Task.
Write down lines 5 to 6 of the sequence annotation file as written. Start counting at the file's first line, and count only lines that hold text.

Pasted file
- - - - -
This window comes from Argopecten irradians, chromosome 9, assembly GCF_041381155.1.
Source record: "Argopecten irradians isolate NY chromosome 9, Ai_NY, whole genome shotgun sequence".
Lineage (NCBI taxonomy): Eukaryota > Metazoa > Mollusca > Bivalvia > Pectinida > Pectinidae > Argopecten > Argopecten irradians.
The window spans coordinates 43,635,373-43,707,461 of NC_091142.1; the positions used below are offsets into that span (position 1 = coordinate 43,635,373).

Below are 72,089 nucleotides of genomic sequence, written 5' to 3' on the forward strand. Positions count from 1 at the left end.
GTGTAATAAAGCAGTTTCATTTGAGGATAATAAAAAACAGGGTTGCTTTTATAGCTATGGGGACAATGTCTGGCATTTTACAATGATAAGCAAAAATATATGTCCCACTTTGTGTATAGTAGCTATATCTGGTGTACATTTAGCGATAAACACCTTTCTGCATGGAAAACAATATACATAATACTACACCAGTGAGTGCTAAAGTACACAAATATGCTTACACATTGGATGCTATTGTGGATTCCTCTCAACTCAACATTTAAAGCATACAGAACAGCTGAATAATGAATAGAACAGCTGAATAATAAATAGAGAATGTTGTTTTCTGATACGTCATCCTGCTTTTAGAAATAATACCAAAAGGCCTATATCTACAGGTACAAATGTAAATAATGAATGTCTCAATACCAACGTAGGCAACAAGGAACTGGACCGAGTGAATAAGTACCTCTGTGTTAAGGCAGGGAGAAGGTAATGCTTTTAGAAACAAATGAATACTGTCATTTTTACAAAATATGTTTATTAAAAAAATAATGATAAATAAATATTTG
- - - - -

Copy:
Below are 72,089 nucleotides of genomic sequence, written 5' to 3' on the forward strand. Positions count from 1 at the left end.
GTGTAATAAAGCAGTTTCATTTGAGGATAATAAAAAACAGGGTTGCTTTTATAGCTATGGGGACAATGTCTGGCATTTTACAATGATAAGCAAAAATATATGTCCCACTTTGTGTATAGTAGCTATATCTGGTGTACATTTAGCGATAAACACCTTTCTGCATGGAAAACAATATACATAATACTACACCAGTGAGTGCTAAAGTACACAAATATGCTTACACATTGGATGCTATTGTGGATTCCTCTCAACTCAACATTTAAAGCATACAGAACAGCTGAATAATGAATAGAACAGCTGAATAATAAATAGAGAATGTTGTTTTCTGATACGTCATCCTGCTTTTAGAAATAATACCAAAAGGCCTATATCTACAGGTACAAATGTAAATAATGAATGTCTCAATACCAACGTAGGCAACAAGGAACTGGACCGAGTGAATAAGTACCTCTGTGTTAAGGCAGGGAGAAGGTAATGCTTTTAGAAACAAATGAATACTGTCATTTTTACAAAATATGTTTATTAAAAAAATAATGATAAATAAATATTTG